The non-fiction book Shadows in the Sun
by Wade Davis contains the following passage:
There is a well known account of an old Inuit man who refused to move into a settlement. Over the objections of his family, he made plans to stay on the ice. To stop him, they took away all of his tools. So in the midst of a winter gale, he stepped out of their igloo, defecated, and honed the feces into a frozen blade, which he sharpened with a spray of saliva. With the knife he killed a dog. Using its rib cage as a sled and its hide to harness another dog, he disappeared into the darkness.
This caught the attention of some archaeologists who decided to test if a knife made from human feces would actually be strong enough to cut through muscle and tendons. They published their results in the Journal of Archaeological Science.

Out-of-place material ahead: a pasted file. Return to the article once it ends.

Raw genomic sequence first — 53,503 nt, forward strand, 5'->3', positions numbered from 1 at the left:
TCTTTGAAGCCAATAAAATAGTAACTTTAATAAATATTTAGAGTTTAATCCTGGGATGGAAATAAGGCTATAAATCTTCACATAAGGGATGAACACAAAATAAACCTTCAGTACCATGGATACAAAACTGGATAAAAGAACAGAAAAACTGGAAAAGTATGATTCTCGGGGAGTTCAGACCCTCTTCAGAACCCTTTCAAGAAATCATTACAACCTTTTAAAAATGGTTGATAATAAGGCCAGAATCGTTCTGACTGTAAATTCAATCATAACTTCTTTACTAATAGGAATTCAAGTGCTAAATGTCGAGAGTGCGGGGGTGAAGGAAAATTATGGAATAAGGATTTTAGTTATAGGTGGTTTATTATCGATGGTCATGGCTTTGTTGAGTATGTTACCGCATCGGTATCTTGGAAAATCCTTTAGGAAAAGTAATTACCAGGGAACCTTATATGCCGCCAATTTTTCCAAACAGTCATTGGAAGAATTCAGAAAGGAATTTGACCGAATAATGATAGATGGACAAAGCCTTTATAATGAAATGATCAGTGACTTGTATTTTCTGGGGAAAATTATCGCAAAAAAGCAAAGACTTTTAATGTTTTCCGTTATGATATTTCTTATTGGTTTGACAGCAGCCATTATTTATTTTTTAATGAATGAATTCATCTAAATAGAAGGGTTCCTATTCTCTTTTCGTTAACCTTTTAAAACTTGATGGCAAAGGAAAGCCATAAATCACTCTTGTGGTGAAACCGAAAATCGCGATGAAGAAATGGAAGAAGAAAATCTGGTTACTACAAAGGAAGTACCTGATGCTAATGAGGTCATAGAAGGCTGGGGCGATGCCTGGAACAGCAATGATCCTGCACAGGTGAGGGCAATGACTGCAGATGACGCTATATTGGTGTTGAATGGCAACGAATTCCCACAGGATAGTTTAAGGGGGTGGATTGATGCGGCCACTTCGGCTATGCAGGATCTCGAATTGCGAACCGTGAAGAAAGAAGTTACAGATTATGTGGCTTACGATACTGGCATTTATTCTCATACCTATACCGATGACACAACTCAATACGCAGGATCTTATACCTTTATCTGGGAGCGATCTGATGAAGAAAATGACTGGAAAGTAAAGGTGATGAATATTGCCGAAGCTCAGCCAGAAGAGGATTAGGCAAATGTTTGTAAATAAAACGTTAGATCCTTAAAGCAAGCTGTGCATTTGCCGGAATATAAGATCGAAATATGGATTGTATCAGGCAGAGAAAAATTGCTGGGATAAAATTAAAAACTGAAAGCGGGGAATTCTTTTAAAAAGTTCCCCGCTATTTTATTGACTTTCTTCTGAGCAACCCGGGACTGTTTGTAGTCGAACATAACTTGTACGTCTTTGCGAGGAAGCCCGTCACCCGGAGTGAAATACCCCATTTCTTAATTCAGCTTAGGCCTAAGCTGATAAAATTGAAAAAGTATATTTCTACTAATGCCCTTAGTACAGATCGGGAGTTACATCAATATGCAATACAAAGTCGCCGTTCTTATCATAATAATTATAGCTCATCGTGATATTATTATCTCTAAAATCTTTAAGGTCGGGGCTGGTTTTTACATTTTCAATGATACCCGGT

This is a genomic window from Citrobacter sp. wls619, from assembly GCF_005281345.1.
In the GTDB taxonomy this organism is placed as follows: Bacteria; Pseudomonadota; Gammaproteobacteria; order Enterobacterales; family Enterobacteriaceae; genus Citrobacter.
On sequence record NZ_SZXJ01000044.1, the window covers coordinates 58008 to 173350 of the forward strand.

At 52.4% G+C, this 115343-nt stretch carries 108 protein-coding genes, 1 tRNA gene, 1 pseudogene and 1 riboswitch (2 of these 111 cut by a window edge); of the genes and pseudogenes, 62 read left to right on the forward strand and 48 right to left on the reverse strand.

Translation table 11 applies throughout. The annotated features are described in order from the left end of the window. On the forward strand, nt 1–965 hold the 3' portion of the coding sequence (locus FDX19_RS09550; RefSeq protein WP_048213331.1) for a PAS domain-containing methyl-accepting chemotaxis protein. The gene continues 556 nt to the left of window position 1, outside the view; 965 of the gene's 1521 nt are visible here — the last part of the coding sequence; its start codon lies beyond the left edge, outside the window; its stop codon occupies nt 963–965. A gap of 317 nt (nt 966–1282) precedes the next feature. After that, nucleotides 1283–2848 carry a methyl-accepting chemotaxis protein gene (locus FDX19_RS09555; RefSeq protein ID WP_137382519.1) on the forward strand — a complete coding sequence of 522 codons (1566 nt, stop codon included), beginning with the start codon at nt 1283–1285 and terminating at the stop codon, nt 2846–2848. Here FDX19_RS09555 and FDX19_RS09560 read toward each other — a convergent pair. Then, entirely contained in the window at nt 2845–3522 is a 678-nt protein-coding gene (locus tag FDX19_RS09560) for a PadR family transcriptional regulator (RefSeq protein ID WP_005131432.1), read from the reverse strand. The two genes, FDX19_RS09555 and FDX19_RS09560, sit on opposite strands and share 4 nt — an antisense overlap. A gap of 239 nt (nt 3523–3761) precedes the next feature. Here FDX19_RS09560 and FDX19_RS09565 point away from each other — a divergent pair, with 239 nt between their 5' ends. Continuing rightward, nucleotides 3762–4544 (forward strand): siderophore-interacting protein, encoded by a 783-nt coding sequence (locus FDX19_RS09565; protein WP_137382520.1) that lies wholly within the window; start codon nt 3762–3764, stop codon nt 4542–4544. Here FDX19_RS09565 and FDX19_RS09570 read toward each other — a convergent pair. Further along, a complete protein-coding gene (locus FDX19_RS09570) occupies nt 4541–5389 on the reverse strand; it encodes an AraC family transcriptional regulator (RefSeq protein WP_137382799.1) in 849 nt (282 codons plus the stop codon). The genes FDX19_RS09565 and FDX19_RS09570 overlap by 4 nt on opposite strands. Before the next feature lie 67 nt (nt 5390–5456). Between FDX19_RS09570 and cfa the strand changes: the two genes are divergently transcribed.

The researchers paid close attention to detail. For instance:
In order to procure the necessary raw materials for knife production, one of us went on a diet with high protein and fatty acids, which is consistent with an arctic diet, for eight days.
However, the results were disappointing: "the knife-edge simply melted upon contact, leaving streaks of fecal matter."
Conclusion: the story of the fecal knife was an urban legend.